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I Have Celiac Disease…Should I Be Taking Supplements?

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If you have untreated celiac disease, or you are just starting the gluten-free diet, you may be low in a number of vitamins and other nutrients. Anyone with the “classic” presentation of celiac disease will have weight loss and obvious malnutrition. But if you are in the group of people whose celiac disease is found because of another illness, such as osteoporosis, or you have had very mild symptoms, you may not know if you need to take supplemental vitamins or minerals.

The doctor who diagnosed your celiac disease should check levels of a number of vitamins. Blood tests will demonstrate a deficiency, if present, of most vitamins, as well as some minerals and salts. The results of these tests may tell your doctor straight out that you need supplements. Other nutrients may be measured indirectly. For example, if you have osteoporosis, you will need to take extra calcium even if the levels of calcium in your blood are normal, as a part of treating the osteoporosis.

Your doctor may send you to a dietician or nutritionist to help you find nutrient-rich foods to include in your gluten-free diet. In all cases, the doctor you work with to control your celiac disease should give you guidance as to what supplements you need to take.

People with celiac disease are often anemic. In fact, many adults with CD are diagnosed because of anemia. The anemia is usually due to a deficiency of iron. Iron is lost because of the damage to the intestine caused by CD. Small amounts of blood leave the body in the stool. Over time, enough is lost to cause anemia.

Usually, if you have iron deficiency anemia, the gluten-free diet and iron-rich food will correct it. Foods rich in vitamin C help the body absorb iron.

If you are very anemic, your doctor may suggest that you take supplemental iron.

People with celiac disease can become low on B vitamins. These vitamins are not stored in the body, so that when you do not take in enough you can rapidly become deficient. On the gluten-free diet, the grains and breads are usually not enriched with these vitamins the way wheat-based cereals and grains are fortified, so that there are less B vitamins in the gluten-free diet. Additionally B12 can only be absorbed by in a specific part of the small intestine that can be damaged by CD.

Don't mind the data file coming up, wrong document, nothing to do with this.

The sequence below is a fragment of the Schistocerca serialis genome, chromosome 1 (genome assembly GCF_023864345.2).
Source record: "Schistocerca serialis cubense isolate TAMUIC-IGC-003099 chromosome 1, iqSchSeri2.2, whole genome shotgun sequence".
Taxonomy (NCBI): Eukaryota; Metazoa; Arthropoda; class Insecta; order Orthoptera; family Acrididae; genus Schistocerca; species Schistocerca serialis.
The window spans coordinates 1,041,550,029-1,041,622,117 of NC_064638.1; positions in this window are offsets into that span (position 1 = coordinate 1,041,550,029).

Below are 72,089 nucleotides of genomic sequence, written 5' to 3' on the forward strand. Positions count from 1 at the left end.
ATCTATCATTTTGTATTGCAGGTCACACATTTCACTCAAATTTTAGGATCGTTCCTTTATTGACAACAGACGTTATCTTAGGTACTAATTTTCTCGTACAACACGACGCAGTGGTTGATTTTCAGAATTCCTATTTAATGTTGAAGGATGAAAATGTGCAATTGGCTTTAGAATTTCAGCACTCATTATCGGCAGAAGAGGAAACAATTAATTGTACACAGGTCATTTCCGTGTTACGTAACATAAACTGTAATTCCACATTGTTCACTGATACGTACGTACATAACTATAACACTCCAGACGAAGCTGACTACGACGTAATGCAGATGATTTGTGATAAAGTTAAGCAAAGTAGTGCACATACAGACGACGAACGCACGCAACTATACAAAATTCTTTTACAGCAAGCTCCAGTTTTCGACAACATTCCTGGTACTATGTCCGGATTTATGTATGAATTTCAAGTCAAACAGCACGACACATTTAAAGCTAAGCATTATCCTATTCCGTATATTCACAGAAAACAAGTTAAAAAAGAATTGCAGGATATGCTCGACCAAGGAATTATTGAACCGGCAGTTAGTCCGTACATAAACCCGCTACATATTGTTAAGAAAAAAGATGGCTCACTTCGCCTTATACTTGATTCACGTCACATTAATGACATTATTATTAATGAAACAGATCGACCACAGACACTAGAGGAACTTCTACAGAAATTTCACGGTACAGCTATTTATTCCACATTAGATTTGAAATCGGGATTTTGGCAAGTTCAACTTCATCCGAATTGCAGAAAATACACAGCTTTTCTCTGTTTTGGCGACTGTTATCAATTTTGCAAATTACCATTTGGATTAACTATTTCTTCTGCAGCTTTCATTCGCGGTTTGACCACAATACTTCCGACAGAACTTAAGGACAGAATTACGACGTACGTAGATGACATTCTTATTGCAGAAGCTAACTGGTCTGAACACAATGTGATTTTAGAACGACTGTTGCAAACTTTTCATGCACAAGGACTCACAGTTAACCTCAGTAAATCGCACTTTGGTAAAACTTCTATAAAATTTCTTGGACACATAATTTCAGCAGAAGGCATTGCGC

Lack of vitamin B12 can cause anemia. Some people may be low on both B12 and iron. There are tests to determine the cause of anemia.

Blood tests can tell you if you are low on B12, as well as a related vitamin called folic acid. Low B12 does not only cause anemia. It can also cause other problems, including damage to the nervous system. If your CD is severe and your B12 is very low, oral B12 may not be absorbed for some time as your intestines heal. In rare cases, injectable B12 may be needed.

In at least one recent study, people with celiac disease on a gluten-free diet but low in B vitamins demonstrated an improvement in overall psychological well being when given supplements of the vitamins.

As noted above, vitamin C increases the absorption of iron, so adequate amounts of vitamin C should be taken in.

Fat soluble vitamins are stored in the body. It takes time to become deficient. However, people with untreated CD may become deficient in these vitamins including vitamin K, which is needed for blood clotting, as well as vitamins A and E.

Some people get diagnosed with celiac disease because they are found to have osteoporosis. If you have osteoporosis, it is critical to take both calcium and vitamin D supplements.

In terms of minerals, in addition to calcium and iron, some people with gluten intolerance need zinc magnesium and potassium supplements.

If you have had significant symptoms and weight loss from untreated celiac disease, your vitamin deficiencies may be obvious. Keep in mind, though, that it is possible to gain weight on a gluten-free diet and not be getting enough of the right vitamins. It is also possible to be overweight and vitamin deficient at the same time.

Many if not most people with celiac disease, even on a gluten-free diet, need supplements of some kind. There are some gluten-free products that are now enriched with vitamins, which you can look for on cereal and other labels. Your doctor should be able to give you guidance. If you want to try and get sufficient quantities of important nutrients from food, a dietician can help you with meal planning.

References:
C. Hallert, M. Svensson, J. Tholstrup & B. Hultberg. Clinical trial: B vitamins improve health in patients with coeliac disease living on a gluten-free diet. Aliment Pharmacol Ther 29, 811–816, 2009.
Vitamins including food sources:
http://www.umm.edu/ency/article/002399fod.htm
Snyder CL, Young DO, Green PHR, Taylor AK, authors, Pagon RA, Bird TD, Dolan CR, Stephens K, editors. Celiac Disease. GeneReviews.  Seattle (WA): University of Washington, Seattle; 2008 Jul 03

One Response to I Have Celiac Disease…Should I Be Taking Supplements?

  1. Betty Ann Ann January 10, 2014 at 8:39 pm #

    My husband has celiac. His hands are extremely dry, cracking and bleeding. The skin specialist says it is psoriasis. The ointments are not helping. Any suggestions.

    Thanks

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